“It’s a mockery to the Nicaraguans that behind the curtains they’re cooking up things that we don’t know about,” noted Healy, president of the Nicaraguan Agricultural Producers’ Union (Upanic), at the same time that he gave his support to the students’ proposal and in addition demanded the resignation of National Assembly president Gustavo Porras, who presides over the public health sector of the country.

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Healy criticized Porras for the hospitals refusing to receive the students during the protests and for their negligence. He based his comments on the denunciations that have been made public.

Medardo Mairena, a rural leader of the movement against the plan for a canal, also demanded Ortega’s resignation. because “that’s what the people are asking for.”

For his part, Juan Sebastian Chamorro of the private sector suggested that the entire bench of magistrates for the Supreme Electoral Council should also resign, and invited Luis Almagro, secretary of the Organization of American States to visit Nicaragua.

Government cites the economic instability and the risk to jobs

The government, in the words of Ovidio Reyes, president of the Central Bank, insisted that first and foremost the country must recover its stability. He warned that Nicaragua has lost 258.9 million dollars during the protests, with those most affected being the “hotels, restaurants, commercial sector and service industries.”

Reyes, who put the losses from the tourist sector at 185 million dollars, also warned that more than 50,000 jobs could be lost this year when the economy will now grow at a rate between 3 and 3.5%, less than [up to 5%] as had been foreseen.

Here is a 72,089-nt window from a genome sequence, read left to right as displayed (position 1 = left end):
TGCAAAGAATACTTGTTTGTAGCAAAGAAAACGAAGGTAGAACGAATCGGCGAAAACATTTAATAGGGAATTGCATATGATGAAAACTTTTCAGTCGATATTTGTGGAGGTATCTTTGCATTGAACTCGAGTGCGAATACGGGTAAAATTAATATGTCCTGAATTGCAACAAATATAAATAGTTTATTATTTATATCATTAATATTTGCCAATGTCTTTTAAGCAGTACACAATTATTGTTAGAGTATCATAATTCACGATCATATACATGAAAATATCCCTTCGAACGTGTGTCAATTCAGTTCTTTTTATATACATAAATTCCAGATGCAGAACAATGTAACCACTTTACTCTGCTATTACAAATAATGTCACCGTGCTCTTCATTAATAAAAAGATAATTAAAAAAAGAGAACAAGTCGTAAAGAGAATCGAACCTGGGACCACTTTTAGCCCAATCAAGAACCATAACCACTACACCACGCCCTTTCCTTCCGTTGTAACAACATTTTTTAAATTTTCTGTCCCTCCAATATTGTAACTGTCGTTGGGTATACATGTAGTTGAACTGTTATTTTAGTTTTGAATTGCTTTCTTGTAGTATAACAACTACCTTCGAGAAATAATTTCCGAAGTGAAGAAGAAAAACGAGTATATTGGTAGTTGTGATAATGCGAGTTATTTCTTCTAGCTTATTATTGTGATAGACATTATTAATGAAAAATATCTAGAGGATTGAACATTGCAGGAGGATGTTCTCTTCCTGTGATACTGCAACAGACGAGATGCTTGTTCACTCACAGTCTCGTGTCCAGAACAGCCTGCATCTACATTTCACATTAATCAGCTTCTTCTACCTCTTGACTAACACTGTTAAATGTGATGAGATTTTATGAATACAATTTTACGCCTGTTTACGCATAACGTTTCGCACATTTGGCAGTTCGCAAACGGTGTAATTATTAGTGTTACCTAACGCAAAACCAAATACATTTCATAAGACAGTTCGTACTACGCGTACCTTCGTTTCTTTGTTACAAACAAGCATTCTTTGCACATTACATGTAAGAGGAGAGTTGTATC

“It seems that [the government] puts more value on money than on the lives lost,” replied Jose Ramon, one of the university student representatives. He also denounced the fact that the government had broken the 48-hour truce that they had agreed upon last Friday to halt the violence.

“In terms of the truce, we’ve done the best we could,” stated chancellor Moncada.

Later in the afternoon, those participating in the round table met in work groups to continue discussing the proposals for an agenda.

Includes information from the EFE news agency.

Source (in Spanish): Confidencial.com.ni

Article originally appeared on Today Nicaragua and is republished here with permission.

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FACT CHECK:
We strive for accuracy in its reports. But if you see something that doesn’t look right, send us an email. The Q reviews and updates its content regularly to ensure it’s accuracy.

Q24N
Q24N is an aggregator of news for Latin America. Reports from Mexico to the tip of Chile and Caribbean are sourced for our readers to find all their Latin America news in one place.

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Article originally appeared on Today Nicaragua and is republished here with permission.